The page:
- VIF can help to identify and address the potential problems of multicollinearity in a model, which could lead to inaccurate estimates of regression coefficients.
- VIF provides a measure of the relative influence of each independent variable in the model.
- VIF can help identify potential interactions between variables that may not have been previously considered.
- VIF can be used to compare different models with different independent variables and determine which model is more reliable.
Limitations of variance inflation factor
Variance Inflation Factor (VIF) is a useful tool for assessing multicollinearity in a multiple regression model, but it has several limitations:
- VIF does not take into account nonlinear relationships between variables, only linear relationships.
- VIF does not provide information about how the multicollinearity affects the estimated coefficients of the model.
- VIF does not provide information about the underlying cause of multicollinearity.
- VIF is sensitive to outliers, so the results may be unreliable in the presence of outliers.
- VIF is also sensitive to small changes in the data, so the results can be affected by minor fluctuations in the data.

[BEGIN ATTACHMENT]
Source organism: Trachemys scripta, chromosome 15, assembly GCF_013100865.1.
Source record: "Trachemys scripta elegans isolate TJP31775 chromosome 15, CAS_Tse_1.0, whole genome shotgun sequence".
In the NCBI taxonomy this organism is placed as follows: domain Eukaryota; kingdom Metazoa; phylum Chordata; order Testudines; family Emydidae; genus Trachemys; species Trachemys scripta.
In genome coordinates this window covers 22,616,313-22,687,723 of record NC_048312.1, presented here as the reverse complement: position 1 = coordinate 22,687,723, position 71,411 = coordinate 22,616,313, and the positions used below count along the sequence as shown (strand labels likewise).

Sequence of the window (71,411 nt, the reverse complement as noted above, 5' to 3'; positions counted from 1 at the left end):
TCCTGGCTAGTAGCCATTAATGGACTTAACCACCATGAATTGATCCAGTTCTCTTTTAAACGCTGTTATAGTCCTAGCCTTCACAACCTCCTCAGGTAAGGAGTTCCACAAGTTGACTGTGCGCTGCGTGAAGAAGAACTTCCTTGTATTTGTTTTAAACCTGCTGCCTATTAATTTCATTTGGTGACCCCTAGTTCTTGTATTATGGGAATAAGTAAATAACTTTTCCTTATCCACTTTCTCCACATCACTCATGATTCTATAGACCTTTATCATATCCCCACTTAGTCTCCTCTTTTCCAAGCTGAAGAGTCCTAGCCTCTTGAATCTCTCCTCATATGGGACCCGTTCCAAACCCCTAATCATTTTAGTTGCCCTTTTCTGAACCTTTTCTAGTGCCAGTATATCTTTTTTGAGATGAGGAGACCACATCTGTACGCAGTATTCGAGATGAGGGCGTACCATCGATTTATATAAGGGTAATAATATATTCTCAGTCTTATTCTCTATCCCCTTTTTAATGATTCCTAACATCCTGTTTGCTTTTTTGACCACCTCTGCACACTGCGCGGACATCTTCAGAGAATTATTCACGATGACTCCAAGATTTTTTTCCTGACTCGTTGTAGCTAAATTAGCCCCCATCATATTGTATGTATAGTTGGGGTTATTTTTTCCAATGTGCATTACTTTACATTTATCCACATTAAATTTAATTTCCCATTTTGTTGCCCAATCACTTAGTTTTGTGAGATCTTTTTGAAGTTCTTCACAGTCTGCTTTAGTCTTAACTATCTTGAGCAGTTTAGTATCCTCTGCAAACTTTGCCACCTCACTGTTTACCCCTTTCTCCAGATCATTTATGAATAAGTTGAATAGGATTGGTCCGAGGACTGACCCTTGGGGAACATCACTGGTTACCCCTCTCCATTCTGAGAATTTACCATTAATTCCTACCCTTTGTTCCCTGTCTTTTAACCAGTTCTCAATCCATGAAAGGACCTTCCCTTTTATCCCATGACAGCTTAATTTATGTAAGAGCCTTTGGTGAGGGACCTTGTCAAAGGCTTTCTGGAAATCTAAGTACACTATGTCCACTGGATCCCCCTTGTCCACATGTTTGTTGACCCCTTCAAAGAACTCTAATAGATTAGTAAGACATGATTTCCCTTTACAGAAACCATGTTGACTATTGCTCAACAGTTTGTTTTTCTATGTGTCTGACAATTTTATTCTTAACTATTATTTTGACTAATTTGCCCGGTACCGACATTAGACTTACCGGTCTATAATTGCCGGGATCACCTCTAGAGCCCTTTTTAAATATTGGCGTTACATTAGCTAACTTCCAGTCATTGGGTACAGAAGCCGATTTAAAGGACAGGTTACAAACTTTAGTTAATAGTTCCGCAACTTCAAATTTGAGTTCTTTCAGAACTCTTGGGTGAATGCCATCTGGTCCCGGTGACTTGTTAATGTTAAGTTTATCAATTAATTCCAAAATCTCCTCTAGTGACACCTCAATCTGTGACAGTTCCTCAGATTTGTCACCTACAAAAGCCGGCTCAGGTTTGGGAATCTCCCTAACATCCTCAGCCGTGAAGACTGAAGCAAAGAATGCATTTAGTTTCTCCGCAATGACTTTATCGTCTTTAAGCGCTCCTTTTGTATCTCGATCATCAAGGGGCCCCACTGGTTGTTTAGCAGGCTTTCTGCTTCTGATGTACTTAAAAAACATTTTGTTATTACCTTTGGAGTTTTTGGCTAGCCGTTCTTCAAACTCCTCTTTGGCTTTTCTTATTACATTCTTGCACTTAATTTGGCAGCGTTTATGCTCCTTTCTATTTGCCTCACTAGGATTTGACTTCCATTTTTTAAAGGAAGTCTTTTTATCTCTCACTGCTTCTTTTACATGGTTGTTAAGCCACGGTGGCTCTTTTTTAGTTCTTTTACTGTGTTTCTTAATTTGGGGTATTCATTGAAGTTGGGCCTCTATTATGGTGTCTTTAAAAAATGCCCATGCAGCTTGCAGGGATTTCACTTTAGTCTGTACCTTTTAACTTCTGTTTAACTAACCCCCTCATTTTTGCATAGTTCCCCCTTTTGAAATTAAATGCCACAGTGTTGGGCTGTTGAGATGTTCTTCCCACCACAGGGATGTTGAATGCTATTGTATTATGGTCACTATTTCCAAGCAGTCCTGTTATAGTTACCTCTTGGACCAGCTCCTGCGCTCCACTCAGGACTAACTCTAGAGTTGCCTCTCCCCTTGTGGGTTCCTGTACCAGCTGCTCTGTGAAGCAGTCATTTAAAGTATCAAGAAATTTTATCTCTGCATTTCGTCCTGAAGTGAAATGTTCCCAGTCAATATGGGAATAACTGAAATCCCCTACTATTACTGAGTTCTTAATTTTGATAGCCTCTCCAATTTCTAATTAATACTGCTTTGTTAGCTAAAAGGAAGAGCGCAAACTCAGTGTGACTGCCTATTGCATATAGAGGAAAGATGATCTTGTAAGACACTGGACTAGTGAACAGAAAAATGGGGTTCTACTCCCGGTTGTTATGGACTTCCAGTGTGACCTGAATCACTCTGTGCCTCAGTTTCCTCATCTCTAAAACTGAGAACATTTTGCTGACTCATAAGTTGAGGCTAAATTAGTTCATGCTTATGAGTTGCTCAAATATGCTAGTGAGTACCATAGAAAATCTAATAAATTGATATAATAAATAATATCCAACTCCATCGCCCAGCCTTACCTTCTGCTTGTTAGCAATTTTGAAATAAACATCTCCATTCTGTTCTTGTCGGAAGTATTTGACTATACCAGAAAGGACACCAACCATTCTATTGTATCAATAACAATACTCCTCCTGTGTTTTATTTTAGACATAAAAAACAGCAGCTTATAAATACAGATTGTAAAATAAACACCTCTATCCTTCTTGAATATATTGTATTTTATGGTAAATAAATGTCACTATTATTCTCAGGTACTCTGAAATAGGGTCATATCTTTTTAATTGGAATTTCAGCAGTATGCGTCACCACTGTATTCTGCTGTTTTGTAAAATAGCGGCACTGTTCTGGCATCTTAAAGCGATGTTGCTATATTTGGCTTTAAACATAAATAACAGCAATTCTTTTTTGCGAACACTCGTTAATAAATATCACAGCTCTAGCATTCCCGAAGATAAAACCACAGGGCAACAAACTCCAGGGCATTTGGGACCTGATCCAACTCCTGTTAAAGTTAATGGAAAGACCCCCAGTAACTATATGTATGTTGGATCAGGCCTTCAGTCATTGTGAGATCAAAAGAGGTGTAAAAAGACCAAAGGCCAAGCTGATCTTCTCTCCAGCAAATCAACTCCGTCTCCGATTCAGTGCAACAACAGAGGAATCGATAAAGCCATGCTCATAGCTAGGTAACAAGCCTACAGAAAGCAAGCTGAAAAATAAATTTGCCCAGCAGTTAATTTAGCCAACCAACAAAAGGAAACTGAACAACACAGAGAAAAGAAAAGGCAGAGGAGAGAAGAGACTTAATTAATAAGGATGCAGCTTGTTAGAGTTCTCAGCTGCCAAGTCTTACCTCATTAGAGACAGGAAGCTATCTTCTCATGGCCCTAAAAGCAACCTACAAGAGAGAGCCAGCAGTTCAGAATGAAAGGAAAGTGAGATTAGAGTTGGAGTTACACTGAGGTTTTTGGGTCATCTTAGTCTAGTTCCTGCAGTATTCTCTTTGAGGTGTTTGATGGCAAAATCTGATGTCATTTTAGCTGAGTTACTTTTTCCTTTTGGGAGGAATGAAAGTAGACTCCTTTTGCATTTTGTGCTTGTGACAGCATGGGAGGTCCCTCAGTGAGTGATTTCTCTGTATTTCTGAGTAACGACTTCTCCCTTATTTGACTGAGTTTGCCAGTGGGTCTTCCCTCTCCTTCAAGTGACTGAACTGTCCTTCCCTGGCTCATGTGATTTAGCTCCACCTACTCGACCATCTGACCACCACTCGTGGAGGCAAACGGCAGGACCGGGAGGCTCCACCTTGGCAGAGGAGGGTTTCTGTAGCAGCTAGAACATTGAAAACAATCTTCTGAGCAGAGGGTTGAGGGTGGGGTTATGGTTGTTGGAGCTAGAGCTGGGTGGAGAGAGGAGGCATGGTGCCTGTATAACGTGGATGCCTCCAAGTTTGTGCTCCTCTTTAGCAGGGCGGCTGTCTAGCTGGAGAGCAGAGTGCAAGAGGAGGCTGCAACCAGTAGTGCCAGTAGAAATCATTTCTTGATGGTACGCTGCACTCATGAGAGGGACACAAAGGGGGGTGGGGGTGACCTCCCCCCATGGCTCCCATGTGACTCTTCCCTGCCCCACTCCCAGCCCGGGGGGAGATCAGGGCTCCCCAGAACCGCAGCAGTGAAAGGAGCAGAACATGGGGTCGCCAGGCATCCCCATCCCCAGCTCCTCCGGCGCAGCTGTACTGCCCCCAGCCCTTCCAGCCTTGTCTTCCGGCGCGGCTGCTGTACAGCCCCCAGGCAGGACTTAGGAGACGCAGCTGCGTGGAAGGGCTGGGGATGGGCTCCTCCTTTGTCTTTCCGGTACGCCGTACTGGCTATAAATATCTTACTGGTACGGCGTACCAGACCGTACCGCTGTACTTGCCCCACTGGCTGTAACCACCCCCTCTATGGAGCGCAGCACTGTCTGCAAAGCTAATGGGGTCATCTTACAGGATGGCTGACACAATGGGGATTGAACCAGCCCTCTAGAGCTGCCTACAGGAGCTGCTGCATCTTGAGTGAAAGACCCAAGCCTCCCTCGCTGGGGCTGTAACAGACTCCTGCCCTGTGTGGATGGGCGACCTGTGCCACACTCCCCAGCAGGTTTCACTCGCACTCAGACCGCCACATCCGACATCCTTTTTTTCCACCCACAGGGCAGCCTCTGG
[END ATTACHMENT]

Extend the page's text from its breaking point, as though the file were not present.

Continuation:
- VIF does not consider the relative importance of the variables in the model, so it can be difficult to determine which variables are causing the multicollinearity.
In addition to the Variance Inflation Factor (VIF), there are several other approaches to assessing multicollinearity in a multiple regression model. These include:
- Condition Index (CI): The CI is an index that measures the ratio of the maximum eigenvalue to the minimum eigenvalue. The CI is used to measure the severity of multicollinearity. The higher the CI, the greater the degree of multicollinearity.
- Principal Component Analysis (PCA): PCA is a method of dimensionality reduction that can be used to identify and remove variables with high multicollinearity.
- Variance Decomposition (VD): VD is a method of decomposing the variance of the dependent variable into components that are associated with each of the independent variables.
- Generalized Variance Inflation Factor (GVIF): GVIF is an extension of the VIF which takes into account the correlation between the independent variables and the errors in the model.
In summary, there are several approaches to assessing and dealing with multicollinearity in a multiple regression model. Variance Inflation Factor (VIF) is one such approach, but there are several others, such as Condition Index (CI), Principal Component Analysis (PCA), Variance Decomposition (VD), and Generalized Variance Inflation Factor (GVIF).
Variance inflation factor — recommended articles |
Multicollinearity — Standardized regression coefficients — Residual standard deviation — Kurtosis — Analysis of covariance — Risk measures — Central tendency — Statistical significance — Measurement uncertainty |
References
- Stine, R. A. (1995). Graphical interpretation of variance inflation factors. The American Statistician, 49(1), 53-56.